Council leadership needs to reflect us
Elinor Tatum | 12/21/2017, midnight
The New York City Council is supposed to be the voice of the people. It is where each and every corner of the city is supposed to have local representation. The leadership of the Council has taken several forms over the years.
At the inception of the Council (then called the Board of Aldermen—and men indeed!) in 1898 there was a president of the Board. And as expected for the next 39 years, 17 white men held that position. The next iteration of leadership of the Council was the president of the Council. Eleven white men and only one white woman held that spot over the next 49 years. Then there was one term where the Public Advocate, another white man, led the Council, and then for the past 15 years there has been a speaker of the City Council. To date one man and two women have held the position. Of those two women, one has been Latino, and one gay.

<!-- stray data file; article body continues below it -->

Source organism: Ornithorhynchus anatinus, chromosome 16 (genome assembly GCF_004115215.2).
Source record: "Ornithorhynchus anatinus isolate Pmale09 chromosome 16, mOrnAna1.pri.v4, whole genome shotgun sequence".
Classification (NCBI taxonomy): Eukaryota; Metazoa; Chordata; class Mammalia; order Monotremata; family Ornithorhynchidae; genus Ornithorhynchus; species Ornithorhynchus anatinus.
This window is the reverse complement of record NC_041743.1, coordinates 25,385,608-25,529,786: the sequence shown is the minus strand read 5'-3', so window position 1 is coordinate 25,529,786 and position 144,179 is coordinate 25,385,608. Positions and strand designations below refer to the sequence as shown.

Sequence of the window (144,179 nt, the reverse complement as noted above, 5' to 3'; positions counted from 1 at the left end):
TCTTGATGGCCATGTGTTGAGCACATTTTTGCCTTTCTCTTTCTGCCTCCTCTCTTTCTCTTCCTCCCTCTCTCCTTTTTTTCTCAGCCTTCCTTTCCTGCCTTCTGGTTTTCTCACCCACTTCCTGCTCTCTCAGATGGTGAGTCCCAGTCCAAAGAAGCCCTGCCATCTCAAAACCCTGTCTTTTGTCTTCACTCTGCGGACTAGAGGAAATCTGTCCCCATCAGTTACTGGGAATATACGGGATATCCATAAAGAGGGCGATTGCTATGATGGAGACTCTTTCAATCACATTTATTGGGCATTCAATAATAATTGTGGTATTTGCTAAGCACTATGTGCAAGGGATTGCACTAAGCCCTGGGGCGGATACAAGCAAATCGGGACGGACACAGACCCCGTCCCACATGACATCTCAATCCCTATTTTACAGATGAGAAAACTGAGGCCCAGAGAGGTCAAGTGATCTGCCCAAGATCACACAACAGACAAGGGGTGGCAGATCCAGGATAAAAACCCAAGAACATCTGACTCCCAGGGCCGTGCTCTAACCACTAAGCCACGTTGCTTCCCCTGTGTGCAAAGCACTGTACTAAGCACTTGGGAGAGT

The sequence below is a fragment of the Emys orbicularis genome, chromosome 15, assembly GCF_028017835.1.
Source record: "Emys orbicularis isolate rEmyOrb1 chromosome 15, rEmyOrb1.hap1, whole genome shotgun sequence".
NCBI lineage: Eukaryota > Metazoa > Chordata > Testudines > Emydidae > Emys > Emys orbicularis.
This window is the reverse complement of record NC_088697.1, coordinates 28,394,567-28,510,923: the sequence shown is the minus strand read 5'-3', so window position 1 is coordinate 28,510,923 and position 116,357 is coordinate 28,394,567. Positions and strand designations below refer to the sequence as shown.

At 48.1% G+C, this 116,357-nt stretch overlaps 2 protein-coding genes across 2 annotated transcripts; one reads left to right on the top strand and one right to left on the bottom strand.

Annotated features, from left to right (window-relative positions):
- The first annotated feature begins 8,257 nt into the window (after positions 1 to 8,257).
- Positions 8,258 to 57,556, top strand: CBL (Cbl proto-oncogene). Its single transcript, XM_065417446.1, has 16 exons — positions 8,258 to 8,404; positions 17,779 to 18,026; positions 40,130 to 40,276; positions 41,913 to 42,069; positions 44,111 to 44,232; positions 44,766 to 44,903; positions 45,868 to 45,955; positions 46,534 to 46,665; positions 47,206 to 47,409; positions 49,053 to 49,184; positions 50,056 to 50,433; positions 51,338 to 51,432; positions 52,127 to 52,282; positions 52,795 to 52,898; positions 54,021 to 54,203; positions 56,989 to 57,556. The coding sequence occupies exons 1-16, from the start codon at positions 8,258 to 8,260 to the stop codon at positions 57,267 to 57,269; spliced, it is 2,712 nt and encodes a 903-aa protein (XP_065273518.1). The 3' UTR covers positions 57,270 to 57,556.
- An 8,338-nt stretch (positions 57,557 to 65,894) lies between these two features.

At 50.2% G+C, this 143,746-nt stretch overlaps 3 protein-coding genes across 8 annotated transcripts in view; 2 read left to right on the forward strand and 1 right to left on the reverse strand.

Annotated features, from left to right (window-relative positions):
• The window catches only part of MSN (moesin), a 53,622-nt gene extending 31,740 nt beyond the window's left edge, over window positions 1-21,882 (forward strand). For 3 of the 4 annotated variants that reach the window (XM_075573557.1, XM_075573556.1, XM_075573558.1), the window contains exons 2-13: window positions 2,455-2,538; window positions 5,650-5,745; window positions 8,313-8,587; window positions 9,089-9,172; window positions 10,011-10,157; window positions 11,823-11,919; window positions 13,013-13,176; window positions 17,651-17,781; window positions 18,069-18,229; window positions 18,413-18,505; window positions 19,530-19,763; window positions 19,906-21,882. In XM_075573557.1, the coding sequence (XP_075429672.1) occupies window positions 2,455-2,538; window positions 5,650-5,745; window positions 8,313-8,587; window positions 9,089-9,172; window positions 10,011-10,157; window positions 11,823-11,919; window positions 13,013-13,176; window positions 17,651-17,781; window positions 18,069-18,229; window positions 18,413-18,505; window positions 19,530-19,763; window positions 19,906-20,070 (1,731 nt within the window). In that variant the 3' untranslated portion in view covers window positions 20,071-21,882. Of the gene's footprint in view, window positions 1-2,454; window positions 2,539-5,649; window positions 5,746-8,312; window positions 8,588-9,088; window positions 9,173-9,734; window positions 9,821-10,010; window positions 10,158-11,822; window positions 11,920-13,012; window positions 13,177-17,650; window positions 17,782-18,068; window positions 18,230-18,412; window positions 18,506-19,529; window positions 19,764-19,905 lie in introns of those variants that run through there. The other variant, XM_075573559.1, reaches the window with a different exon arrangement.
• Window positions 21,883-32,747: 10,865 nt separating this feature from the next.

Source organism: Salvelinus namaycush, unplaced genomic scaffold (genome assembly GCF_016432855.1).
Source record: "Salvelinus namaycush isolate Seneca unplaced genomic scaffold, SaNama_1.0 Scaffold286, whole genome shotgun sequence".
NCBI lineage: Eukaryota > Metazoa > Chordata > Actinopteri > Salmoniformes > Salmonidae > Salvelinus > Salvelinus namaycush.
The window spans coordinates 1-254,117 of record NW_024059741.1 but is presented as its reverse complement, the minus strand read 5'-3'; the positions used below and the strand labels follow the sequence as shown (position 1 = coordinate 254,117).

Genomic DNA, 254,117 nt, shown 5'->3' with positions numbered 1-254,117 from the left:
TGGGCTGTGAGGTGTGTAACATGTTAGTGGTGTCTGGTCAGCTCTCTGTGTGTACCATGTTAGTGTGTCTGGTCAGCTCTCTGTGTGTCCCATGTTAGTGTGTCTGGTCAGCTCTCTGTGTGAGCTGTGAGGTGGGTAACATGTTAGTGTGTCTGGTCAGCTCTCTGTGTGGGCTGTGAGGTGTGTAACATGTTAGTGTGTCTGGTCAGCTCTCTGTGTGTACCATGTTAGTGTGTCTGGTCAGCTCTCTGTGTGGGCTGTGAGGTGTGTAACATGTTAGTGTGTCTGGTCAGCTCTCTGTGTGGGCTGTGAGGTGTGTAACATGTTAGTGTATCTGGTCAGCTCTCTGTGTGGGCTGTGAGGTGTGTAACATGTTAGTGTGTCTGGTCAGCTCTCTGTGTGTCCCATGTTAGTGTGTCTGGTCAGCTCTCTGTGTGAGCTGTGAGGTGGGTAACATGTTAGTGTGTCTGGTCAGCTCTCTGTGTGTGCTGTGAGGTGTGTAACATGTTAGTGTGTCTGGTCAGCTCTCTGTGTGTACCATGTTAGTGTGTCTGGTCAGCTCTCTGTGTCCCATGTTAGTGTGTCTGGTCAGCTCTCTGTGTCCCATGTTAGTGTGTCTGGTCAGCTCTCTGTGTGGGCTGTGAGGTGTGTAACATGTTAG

So to date there have been 32 Council members who have served as the leader of the Council. Three have been women. One has been gay. One has been Latino. The rest have been straight, white men. Isn’t it time for a change?
We have never had a Black man or woman lead the Council, and over the past 119 years only one Latina. This does not make sense in a city such as New York. Where are the voices of our communities? Why aren’t they being heard?
There are currently 26 members of the New York City Council Black, Latino and Asian Caucus. It should be easy to elect a person of color with those kinds of numbers in our favor. Still, it is mostly white men who will make the decision, behind closed doors, as to whom will lead this august body, primarily one of color, for the next four years.
And so the cycle will be unbroken, unless we take a stand. We need to change the paradigm. We need to change the color of leadership. We need the Council to reflect what former Mayor Dinkins called the “gorgeous mosaic.” We need leadership that cares about all of our communities. We need leadership that reflects our image.